The personal charm of hard-living Pete Doherty “continues to elude everyone but the English,” said Jeffrey Lee Puckett in the Louisville Courier-Journal. For the most part, it’s not his music that keeps him in the press but a train-wreck life corroded by drug addiction, a criminal record, and tumultuous relationships.
The Babyshambles frontman has been in a “smack-addled” stupor the past few years, but hasn’t squandered all his talent, said Doug Brod in Spin. With Grace/Wastelands, Doherty shows himself to be more than London’s most popular junkie. Perhaps surprising even its creator, the 30-year-old’s first solo album turns out to be the “most compelling record of his career.”
Gone are the songs of “sniveling self-pity” and the “smirking references to heroin and crack,” said Garry Mulholland in the London Observer. With a wastrel’s charm, Doherty breezes from dub reggae to folk rock while lyrics conjure up a romanticized lost England. “Frankly astonishing,” Grace/Wastelands is something Doherty can finally be proud of.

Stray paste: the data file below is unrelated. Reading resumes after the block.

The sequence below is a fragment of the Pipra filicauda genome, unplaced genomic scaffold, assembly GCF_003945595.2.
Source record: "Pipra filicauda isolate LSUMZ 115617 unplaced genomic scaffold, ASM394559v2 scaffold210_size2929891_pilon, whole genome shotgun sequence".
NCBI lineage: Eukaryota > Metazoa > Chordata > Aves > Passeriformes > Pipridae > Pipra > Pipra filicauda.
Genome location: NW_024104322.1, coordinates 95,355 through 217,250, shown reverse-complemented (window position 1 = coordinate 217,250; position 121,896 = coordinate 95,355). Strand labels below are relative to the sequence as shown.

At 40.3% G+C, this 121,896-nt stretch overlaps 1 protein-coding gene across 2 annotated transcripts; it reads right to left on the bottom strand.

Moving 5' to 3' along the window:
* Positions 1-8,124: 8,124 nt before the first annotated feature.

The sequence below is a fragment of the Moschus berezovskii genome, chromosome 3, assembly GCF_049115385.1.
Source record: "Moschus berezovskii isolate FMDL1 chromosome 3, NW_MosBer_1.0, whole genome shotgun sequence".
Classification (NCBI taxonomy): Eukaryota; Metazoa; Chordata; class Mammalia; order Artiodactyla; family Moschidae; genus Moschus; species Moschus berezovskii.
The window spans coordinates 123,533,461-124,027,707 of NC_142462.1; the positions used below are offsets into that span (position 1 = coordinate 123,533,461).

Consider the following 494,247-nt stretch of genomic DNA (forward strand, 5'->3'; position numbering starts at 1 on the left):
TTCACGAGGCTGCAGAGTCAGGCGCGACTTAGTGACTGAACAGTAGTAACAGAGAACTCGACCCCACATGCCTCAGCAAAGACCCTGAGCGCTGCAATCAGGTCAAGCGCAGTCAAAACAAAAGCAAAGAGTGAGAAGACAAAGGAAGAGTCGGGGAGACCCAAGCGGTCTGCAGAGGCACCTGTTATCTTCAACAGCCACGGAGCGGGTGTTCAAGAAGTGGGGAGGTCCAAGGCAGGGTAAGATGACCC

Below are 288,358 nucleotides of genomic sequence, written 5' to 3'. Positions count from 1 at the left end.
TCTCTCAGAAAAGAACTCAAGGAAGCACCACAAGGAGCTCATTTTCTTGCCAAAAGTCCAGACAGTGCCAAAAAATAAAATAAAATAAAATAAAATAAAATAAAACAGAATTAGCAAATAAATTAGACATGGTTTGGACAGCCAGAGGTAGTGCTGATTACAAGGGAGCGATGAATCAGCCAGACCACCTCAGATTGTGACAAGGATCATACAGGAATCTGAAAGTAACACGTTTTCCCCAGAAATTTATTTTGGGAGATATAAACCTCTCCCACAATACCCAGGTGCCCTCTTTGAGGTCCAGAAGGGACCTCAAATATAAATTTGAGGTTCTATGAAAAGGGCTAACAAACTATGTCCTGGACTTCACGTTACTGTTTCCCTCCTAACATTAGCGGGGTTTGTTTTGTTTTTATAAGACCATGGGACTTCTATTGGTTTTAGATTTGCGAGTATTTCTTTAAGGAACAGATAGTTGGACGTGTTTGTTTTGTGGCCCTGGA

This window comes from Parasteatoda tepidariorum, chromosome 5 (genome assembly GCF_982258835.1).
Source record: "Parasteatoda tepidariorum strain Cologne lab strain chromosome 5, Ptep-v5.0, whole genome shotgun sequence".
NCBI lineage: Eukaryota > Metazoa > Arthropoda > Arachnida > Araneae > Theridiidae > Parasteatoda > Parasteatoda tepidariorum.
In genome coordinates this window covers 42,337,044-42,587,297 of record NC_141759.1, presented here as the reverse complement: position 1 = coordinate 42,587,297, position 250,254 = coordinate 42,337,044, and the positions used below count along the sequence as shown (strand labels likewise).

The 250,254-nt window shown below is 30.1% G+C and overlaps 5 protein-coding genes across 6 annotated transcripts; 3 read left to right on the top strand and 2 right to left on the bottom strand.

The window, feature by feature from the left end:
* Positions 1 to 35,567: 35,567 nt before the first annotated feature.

THE WEEK'S AUDIOPHILE PODCASTS: LISTEN SMARTER
- 7 things the world's happiest people do every day
- Israel has only two choices: Eliminate the Palestinians or make peace
- 9 things you probably didn't know about the moon
- Why are so many parents being arrested?
- What would a U.S.-Russia war look like?
- 7 grammar rules you really should pay attention to
- 29 adorable slang terms for sex (from the last 600 years)
- Why I choose not to be rich
- Here's the last time Russia shot down a passenger plane
- What if The Purge was real?
Subscribe to the Week